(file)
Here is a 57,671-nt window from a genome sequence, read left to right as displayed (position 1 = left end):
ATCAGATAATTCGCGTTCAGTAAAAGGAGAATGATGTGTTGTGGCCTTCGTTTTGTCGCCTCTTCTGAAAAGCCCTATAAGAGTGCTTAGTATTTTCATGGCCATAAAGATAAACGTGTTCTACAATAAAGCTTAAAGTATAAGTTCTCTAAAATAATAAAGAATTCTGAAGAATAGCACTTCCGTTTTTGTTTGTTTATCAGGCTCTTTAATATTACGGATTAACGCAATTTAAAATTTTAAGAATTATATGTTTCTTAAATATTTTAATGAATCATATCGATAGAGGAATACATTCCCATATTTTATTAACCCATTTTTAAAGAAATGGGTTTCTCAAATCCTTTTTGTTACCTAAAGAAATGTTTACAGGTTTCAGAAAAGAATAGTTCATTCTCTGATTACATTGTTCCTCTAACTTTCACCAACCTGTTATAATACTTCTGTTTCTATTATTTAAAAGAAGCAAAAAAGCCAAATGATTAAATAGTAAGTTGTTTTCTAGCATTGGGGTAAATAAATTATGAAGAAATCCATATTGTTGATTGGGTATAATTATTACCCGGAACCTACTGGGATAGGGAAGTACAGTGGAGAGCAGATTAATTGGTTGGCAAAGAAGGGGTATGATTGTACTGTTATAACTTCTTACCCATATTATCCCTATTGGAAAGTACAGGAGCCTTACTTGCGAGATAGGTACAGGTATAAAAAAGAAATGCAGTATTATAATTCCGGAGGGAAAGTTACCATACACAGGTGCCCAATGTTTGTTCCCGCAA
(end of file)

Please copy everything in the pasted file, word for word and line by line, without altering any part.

Here is a 57,671-nt window from a genome sequence, read left to right as displayed (position 1 = left end):
ATCAGATAATTCGCGTTCAGTAAAAGGAGAATGATGTGTTGTGGCCTTCGTTTTGTCGCCTCTTCTGAAAAGCCCTATAAGAGTGCTTAGTATTTTCATGGCCATAAAGATAAACGTGTTCTACAATAAAGCTTAAAGTATAAGTTCTCTAAAATAATAAAGAATTCTGAAGAATAGCACTTCCGTTTTTGTTTGTTTATCAGGCTCTTTAATATTACGGATTAACGCAATTTAAAATTTTAAGAATTATATGTTTCTTAAATATTTTAATGAATCATATCGATAGAGGAATACATTCCCATATTTTATTAACCCATTTTTAAAGAAATGGGTTTCTCAAATCCTTTTTGTTACCTAAAGAAATGTTTACAGGTTTCAGAAAAGAATAGTTCATTCTCTGATTACATTGTTCCTCTAACTTTCACCAACCTGTTATAATACTTCTGTTTCTATTATTTAAAAGAAGCAAAAAAGCCAAATGATTAAATAGTAAGTTGTTTTCTAGCATTGGGGTAAATAAATTATGAAGAAATCCATATTGTTGATTGGGTATAATTATTACCCGGAACCTACTGGGATAGGGAAGTACAGTGGAGAGCAGATTAATTGGTTGGCAAAGAAGGGGTATGATTGTACTGTTATAACTTCTTACCCATATTATCCCTATTGGAAAGTACAGGAGCCTTACTTGCGAGATAGGTACAGGTATAAAAAAGAAATGCAGTATTATAATTCCGGAGGGAAAGTTACCATACACAGGTGCCCAATGTTTGTTCCCGCAA